The Expo oil pan was STUPID tight during the install with the transmission mounted to the engine. I decided to move the leading edge of the sump to the drain plug, used a Ford Racing Parts rear sump oil pickup but could have modified the Expo to fit. Made the fit and install a snap but I did have real problems getting the pan liquid tight. The steel was so stressed from the stamping that it was cracking inches away from where I was brazing the cuts and splices. Once I had it tight, I decided not to do any cleanup of the brazes. Super thin steel that was very very heat sensitive kept the brazes a bit on the ugly side. I'm sure a skilled TIG welder would not have had the heat issue I did, but a skilled TIG welder I'm not!


A different catalytic converter/exhaust solution would have make the generic Ford Racing Parts rear sump oil pan a very viable option and not having to raise the back of the transmission would have only helped at the rack and pinion.

The drive shaft was the unexpected catch in the works. With 78.5” between the back of the transmission and input flange, my local driveshaft shop balked at building a one piece shaft.

They gave me two options: A one piece 6” aluminum shaft or a two piece 2 1/2” steel one. Either was going to be expensive and since space was tight I opted for the steel. $550 out the door using the original Expo shaft for the front and rear flanges with a new center bearing/flange assembly and tubing. OUCH. Going with a used and shortened aluminum shaft might have been less expensive but I'm unsure on that.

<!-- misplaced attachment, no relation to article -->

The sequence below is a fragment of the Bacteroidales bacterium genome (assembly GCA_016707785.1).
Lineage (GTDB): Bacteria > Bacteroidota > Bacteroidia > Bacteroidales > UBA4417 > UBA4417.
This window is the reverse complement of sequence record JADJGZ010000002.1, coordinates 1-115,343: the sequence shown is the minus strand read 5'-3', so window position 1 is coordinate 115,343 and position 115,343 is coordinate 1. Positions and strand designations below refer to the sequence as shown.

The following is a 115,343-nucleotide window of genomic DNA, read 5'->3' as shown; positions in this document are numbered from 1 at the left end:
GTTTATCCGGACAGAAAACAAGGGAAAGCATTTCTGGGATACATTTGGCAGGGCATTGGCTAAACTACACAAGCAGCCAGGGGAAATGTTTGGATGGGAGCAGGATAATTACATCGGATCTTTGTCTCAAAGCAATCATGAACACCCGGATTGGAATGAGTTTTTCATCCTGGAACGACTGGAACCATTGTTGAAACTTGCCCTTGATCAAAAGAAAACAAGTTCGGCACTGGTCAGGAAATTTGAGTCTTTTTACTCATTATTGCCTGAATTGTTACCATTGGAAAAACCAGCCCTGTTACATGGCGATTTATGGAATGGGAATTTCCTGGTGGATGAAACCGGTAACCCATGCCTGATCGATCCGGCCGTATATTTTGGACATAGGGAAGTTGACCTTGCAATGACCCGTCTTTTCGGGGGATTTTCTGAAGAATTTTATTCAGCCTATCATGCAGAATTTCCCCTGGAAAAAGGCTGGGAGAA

The front support for the fuel tank made a great place for the center bearing. Looks whacky mounted at an angle but works perfectly.


One issue that I've not corrected yet: The left bank front catalytic hangs down further than I'd prefer. Might have to have an exhaust shop move the cat a couple inches

Diff/rear axle. Used the Expo 8.8 LSD/Disk brake axle. Cut off the Expo sway bar and torque rod brackets. Used 3” tube spring perches opposite the original Expo perches as well as a 2nd pair for the Bronco II 1” sway bar brackets. Added in a pair of 3” tube shock mounts for the Ranger shocks.

Only problem so far is the Ranger e-brake cable bracket is not a great solution for the Expo cables. Gotta work on that.


Rough expense summary:

$650 for a running but totaled 5.0 Explorer delivered
$550 for the drive shaft
$70 for the Strada Shop mounting plates
$300 for misc bits and pieces at Summit to include a muffler, tune up bits etc
Makes it just about $1600 in the red.

But, on the upside:

Sold the Underdog underdrive pulley off the Ranger 3.0 for $100
Sold the Ranger 3.0 engine and trans for $375
Sold the interior out of the Expo for $220
Got over $400 for the scrapped Expo
Makes it about $1100 in the black

So, total “gross” costs: $500 – Not a bad way to refresh a gutless and tired 175K mile 3.0 Ranger with a bad set of cats to a bare bones Explorer 5.0 V8.